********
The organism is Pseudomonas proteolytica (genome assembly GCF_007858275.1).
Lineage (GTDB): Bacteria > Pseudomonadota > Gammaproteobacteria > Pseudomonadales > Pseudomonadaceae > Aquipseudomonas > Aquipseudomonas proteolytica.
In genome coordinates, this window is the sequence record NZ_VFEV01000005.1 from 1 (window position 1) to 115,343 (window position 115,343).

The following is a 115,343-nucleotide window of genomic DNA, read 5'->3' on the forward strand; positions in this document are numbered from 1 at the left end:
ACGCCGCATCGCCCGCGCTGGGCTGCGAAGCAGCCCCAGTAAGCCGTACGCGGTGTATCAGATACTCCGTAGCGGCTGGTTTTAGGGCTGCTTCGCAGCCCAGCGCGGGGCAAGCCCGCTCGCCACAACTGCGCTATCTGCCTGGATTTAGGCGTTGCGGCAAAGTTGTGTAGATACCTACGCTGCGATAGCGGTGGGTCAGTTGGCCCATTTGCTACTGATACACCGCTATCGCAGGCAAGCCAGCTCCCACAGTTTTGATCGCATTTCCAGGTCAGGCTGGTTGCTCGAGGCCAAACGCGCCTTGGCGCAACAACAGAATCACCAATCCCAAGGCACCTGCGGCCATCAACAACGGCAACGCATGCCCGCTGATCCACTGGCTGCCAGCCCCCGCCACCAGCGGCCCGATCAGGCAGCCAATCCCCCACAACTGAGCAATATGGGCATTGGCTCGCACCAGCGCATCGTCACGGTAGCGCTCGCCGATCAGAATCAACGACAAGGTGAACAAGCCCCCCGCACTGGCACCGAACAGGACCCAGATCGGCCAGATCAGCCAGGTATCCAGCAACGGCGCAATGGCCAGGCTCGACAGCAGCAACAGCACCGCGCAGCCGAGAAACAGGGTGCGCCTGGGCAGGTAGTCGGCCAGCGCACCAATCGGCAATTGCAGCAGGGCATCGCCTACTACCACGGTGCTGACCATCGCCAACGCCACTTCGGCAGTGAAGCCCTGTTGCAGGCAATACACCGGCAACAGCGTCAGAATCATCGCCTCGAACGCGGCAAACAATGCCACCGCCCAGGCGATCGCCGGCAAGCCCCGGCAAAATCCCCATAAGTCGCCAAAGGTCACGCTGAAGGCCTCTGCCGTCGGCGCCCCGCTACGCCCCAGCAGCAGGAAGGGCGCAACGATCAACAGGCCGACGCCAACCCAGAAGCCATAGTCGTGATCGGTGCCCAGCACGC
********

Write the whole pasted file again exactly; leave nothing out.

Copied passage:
The organism is Pseudomonas proteolytica (genome assembly GCF_007858275.1).
Lineage (GTDB): Bacteria > Pseudomonadota > Gammaproteobacteria > Pseudomonadales > Pseudomonadaceae > Aquipseudomonas > Aquipseudomonas proteolytica.
In genome coordinates, this window is the sequence record NZ_VFEV01000005.1 from 1 (window position 1) to 115,343 (window position 115,343).

The following is a 115,343-nucleotide window of genomic DNA, read 5'->3' on the forward strand; positions in this document are numbered from 1 at the left end:
ACGCCGCATCGCCCGCGCTGGGCTGCGAAGCAGCCCCAGTAAGCCGTACGCGGTGTATCAGATACTCCGTAGCGGCTGGTTTTAGGGCTGCTTCGCAGCCCAGCGCGGGGCAAGCCCGCTCGCCACAACTGCGCTATCTGCCTGGATTTAGGCGTTGCGGCAAAGTTGTGTAGATACCTACGCTGCGATAGCGGTGGGTCAGTTGGCCCATTTGCTACTGATACACCGCTATCGCAGGCAAGCCAGCTCCCACAGTTTTGATCGCATTTCCAGGTCAGGCTGGTTGCTCGAGGCCAAACGCGCCTTGGCGCAACAACAGAATCACCAATCCCAAGGCACCTGCGGCCATCAACAACGGCAACGCATGCCCGCTGATCCACTGGCTGCCAGCCCCCGCCACCAGCGGCCCGATCAGGCAGCCAATCCCCCACAACTGAGCAATATGGGCATTGGCTCGCACCAGCGCATCGTCACGGTAGCGCTCGCCGATCAGAATCAACGACAAGGTGAACAAGCCCCCCGCACTGGCACCGAACAGGACCCAGATCGGCCAGATCAGCCAGGTATCCAGCAACGGCGCAATGGCCAGGCTCGACAGCAGCAACAGCACCGCGCAGCCGAGAAACAGGGTGCGCCTGGGCAGGTAGTCGGCCAGCGCACCAATCGGCAATTGCAGCAGGGCATCGCCTACTACCACGGTGCTGACCATCGCCAACGCCACTTCGGCAGTGAAGCCCTGTTGCAGGCAATACACCGGCAACAGCGTCAGAATCATCGCCTCGAACGCGGCAAACAATGCCACCGCCCAGGCGATCGCCGGCAAGCCCCGGCAAAATCCCCATAAGTCGCCAAAGGTCACGCTGAAGGCCTCTGCCGTCGGCGCCCCGCTACGCCCCAGCAGCAGGAAGGGCGCAACGATCAACAGGCCGACGCCAACCCAGAAGCCATAGTCGTGATCGGTGCCCAGCACGC